For appropriate patients, pharmacological treatments are part of a comprehensive approach to long-term weight management.
The Principles of Pharmacology
Three guiding principles should be followed when considering pharmacotherapy for patients with obesity1
Reinforce patient efforts
Pharmacotherapy is meant to reinforce patient lifestyle efforts, not replace them.
Understand side effects
Health care professionals and patients should both be familiar with the medication and its potential side effects and contraindications.
Every patient is different
If clinically meaningful weight loss (≥5%) is not achieved after 3-4 months, a new treatment plan should be implemented.
Most patients living with obesity are not able to achieve and maintain a healthy weight with healthy eating and increased activity alone2
Some pharmacological treatments may benefit patients who:
Have tried lifestyle changes but can’t reach a healthier weight
- Have tried lifestyle changes but can’t reach a healthier weight
Are regaining weight after losing it
- Are regaining weight after losing it
Have a BMI of ≥27 kg/m2 and a weight-related comorbidity
- Have a BMI of ≥27 kg/m2 and a weight-related comorbidity
Have a BMI that is >30 kg/m2
- Have a BMI that is >30 kg/m2
Different pharmacological medications may help the patient to lower appetite, increase energy expenditure, decrease the amount of fat the body absorbs, or reduce cravings.2,3
Treatment plans that include pharmacotherapy, as an adjunct to healthy eating and increased physical activity, may be more effective than any of those alone4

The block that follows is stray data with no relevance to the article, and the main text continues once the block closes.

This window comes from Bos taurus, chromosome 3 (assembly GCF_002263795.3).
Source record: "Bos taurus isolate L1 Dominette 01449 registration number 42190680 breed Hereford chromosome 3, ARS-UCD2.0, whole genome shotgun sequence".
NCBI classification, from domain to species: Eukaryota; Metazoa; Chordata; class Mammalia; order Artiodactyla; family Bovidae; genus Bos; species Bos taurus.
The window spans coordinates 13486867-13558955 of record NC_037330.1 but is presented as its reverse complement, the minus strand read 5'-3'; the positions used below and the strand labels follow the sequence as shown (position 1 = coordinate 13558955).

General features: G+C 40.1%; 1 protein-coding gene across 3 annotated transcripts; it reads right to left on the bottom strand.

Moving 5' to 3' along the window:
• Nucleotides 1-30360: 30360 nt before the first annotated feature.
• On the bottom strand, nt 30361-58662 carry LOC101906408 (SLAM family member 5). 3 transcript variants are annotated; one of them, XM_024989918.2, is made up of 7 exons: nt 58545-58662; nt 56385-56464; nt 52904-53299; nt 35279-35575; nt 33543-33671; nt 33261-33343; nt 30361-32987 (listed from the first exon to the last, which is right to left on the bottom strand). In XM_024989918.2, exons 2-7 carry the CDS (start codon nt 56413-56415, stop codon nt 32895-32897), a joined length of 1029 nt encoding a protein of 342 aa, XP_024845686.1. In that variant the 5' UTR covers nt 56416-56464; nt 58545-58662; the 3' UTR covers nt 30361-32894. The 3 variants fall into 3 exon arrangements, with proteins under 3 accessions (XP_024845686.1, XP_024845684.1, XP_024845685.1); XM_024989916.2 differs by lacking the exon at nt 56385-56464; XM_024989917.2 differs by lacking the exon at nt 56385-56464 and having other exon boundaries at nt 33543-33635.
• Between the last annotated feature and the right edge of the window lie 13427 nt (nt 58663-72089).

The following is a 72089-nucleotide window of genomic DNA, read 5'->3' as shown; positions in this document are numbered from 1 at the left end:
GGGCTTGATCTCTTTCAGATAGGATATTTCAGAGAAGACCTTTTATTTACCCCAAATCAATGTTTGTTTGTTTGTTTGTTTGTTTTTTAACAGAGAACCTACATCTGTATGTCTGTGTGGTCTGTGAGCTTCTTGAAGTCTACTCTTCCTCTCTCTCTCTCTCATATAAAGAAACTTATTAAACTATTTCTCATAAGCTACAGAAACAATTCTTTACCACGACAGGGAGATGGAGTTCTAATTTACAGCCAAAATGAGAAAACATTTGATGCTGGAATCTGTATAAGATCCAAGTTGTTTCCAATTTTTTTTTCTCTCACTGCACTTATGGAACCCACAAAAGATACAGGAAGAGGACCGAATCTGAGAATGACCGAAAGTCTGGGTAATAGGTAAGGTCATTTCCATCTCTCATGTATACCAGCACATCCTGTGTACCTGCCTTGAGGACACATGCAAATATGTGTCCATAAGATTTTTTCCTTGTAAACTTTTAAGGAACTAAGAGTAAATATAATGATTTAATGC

From a 1-year study of 224 patients with BMI of 30 to 45 kg/m2
Significant weight loss
Patients who received combined therapy (medication with lifestyle counseling) lost significantly more weight at weeks 18, 40, and 52 than all other treatment groups (P<0.001).4
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From a 1-year study of 224 patients with BMI of 30 to 45 kg/m2, randomly assigned to receive medication (sibutramine) alone, lifestyle modification with brief therapy, or medication with lifestyle-modification counseling (combined therapy).4
From a 1-year study of 224 patients with BMI of 30 to 45 kg/m2, randomly assigned to receive medication (sibutramine) alone, lifestyle-modification counseling, or medication with lifestyle-modification counseling (combined therapy).4
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A total weight-management plan
Patients' weight history
1. Bray GA, Fruhbeck G, Ryan DH, Wilding JPH. Management of obesity. Lancet. 2016;387(10031):1947-1956.
2. Garvey WT, Mechanick JI, Brett EM, et al; and Reviewers of the AACE/ACE Obesity Clinical Practice Guidelines. American Association of Clinical Endocrinologists and American College of Endocrinology comprehensive clinical practice guidelines for medical care of patients with obesity. Endocr Pract. 2016;22(suppl 3):1-203.
3. Kim GW, Lin JE, Blomain ES, et al. Antiobesity pharmacotherapy: new drugs and emerging targets. Clin Pharmacol Ther. 2014;95(1):53-66.
4. Wadden TA, Berkowitz RI, Womble LG, et al. Randomized trial of lifestyle modification and pharmacotherapy for obesity. N Engl J Med. 2005;353(20):2111-2120.